and that alarming complaint, croup.
We refer to Chamberlain's Cough
Remedy. We have used it with such
good results in our family so long that
it has become^ a household necessity.
By its prompt use we haven't any doubt
but that it has time and again prevent
ed croup. The testimony is given upon
our own experience, and we suggest
that our readers, especially those who
have small children, always keep it in
their homes as a safeguard against
croup. Camden -{S^ C.) Messenger.
For sale by Princeton Drug Co.
Attached to all through
Burlington Route trains
are the finest and most
Chair Cars
on any railroad in the
country. Heated by
steam. A porter is in
constant attendance.
Toilet and smoking
rooms. No extra charge
for seats.
$1 50(5)2 00
Farmersj^now The quality of barley used in making
None but the best could make so
good a brew 4 Supplied by agents
everywhere, or THEO. HAMM
BREWING CO., St Paul, Minn.
PURE and
This popular beverage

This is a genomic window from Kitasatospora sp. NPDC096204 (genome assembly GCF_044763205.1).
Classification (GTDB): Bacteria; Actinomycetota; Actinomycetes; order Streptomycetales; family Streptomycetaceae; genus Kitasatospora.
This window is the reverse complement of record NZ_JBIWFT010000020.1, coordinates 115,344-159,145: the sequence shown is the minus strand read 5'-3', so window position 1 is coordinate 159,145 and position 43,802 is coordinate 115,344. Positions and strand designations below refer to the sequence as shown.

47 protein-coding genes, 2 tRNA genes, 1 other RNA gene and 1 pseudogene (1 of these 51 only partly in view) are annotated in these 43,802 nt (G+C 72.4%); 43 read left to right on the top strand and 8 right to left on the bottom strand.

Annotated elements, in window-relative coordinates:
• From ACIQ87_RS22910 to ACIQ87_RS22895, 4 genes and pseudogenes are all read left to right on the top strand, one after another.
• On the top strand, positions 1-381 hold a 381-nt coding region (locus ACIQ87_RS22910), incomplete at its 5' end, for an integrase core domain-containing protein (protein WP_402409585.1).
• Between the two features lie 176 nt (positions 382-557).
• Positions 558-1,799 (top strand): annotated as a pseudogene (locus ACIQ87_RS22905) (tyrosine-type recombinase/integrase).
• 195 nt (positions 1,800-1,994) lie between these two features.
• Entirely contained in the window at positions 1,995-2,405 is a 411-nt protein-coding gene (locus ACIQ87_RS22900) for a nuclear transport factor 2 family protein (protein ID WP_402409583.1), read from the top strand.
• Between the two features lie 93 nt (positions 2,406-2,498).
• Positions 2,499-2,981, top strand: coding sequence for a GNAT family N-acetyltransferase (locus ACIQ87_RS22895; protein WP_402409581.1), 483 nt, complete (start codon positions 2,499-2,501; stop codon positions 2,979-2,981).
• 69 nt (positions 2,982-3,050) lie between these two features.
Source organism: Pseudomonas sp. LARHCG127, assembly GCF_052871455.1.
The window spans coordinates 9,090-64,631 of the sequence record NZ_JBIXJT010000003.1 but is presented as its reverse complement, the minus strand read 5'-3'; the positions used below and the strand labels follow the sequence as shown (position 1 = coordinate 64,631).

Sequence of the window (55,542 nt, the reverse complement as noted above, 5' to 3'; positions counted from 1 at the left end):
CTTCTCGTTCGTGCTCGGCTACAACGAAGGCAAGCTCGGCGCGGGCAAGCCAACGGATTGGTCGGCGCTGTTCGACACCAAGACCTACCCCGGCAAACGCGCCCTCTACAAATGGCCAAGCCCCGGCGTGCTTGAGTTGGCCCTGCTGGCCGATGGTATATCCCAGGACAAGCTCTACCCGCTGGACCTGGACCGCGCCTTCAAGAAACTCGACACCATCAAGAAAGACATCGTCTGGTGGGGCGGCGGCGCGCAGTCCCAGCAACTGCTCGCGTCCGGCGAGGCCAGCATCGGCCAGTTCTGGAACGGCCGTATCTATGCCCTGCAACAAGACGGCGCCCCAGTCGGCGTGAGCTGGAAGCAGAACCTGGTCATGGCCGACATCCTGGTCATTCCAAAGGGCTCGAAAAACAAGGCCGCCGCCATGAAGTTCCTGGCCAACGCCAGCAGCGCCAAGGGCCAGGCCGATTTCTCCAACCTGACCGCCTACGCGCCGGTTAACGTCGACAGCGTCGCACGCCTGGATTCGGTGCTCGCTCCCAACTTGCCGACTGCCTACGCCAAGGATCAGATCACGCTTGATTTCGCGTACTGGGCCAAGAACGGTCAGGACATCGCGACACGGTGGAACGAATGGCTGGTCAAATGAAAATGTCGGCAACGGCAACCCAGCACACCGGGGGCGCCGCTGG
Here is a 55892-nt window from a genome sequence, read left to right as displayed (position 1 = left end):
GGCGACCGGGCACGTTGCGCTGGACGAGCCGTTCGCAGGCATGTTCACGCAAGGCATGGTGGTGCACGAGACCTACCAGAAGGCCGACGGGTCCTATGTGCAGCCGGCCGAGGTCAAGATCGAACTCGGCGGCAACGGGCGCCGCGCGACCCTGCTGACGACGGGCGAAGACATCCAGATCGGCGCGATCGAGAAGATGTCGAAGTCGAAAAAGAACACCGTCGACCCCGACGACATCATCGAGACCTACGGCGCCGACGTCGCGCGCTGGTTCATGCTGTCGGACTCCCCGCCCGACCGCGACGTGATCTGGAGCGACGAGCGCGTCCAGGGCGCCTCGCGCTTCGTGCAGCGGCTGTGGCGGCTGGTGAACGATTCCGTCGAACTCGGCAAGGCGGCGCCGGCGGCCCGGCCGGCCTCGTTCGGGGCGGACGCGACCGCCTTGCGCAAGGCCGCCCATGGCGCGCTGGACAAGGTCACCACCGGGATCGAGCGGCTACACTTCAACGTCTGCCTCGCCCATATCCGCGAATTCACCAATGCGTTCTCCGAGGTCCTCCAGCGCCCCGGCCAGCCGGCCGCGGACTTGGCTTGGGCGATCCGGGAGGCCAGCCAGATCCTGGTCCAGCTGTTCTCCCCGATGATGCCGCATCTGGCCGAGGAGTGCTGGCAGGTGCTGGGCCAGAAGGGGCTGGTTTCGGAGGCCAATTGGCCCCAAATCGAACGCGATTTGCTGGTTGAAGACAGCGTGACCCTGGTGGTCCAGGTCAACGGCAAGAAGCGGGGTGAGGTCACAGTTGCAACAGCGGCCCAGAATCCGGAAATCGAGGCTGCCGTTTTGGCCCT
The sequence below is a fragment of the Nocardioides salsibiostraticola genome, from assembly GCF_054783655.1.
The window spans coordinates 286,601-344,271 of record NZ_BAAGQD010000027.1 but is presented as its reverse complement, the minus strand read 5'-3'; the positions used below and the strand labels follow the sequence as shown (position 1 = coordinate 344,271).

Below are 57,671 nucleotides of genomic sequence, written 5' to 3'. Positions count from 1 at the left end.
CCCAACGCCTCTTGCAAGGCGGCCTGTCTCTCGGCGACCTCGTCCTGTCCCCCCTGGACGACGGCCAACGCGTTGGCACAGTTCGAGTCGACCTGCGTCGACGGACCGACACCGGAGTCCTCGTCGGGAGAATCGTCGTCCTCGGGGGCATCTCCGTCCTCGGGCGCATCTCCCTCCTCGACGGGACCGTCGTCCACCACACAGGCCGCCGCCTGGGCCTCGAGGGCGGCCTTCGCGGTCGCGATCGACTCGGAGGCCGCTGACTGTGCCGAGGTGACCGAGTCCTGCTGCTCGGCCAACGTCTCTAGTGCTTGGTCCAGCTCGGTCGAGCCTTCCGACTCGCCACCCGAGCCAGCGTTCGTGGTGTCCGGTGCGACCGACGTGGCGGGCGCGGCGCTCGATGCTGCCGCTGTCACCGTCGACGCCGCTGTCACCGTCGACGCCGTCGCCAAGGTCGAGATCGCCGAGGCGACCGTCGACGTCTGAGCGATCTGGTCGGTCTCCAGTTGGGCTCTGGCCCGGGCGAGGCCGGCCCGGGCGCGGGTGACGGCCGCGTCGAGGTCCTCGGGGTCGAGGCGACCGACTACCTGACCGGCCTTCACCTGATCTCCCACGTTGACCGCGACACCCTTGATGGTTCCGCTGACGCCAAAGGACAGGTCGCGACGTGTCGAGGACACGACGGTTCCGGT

pleases the man who
is seldom satisfied.
Sold by Dealers and Druggists.
De?i? ?t.Paul and
DENZ Minneapolis.
Distinenes at
Eminence, Ky. and Baitimore.Md.
Through the courtesy of the UNI ON this space
Is granted to the W. C. T. U. The press super
intendent assumes all responsibility for the
sentiments and statements contained herein.
Our Motto: "For God and Home and Native
Our Badge: A knot of white ribbon.
Our Aims Home protection, prohibition of
the liquor traffic, equal suffrage, one standard
of morals, and the bringing about of a better
public sentiment.
MB S. N. C. IIIBB T, President,
Mas. LOUISA'ANTHOINK, Secretary,
MRS. ADA FABNHAH. Treasurer.
Ingersoll's Eulogy on Whisky.
I send yon some of the most
wonderful whisky that ever drove
the skeleton from the feast of
painted landscapes in the brain of
man. It is the mingled souls of
wheat and corn. In it you will
find the sunshine and shadows that
chased each other over billowy
fields, the breath of June, the carol
of the lark, and dew of the night,
the wealth of summer and au
tumn's rich content, all golden
with imprisoned lisjht. Drink it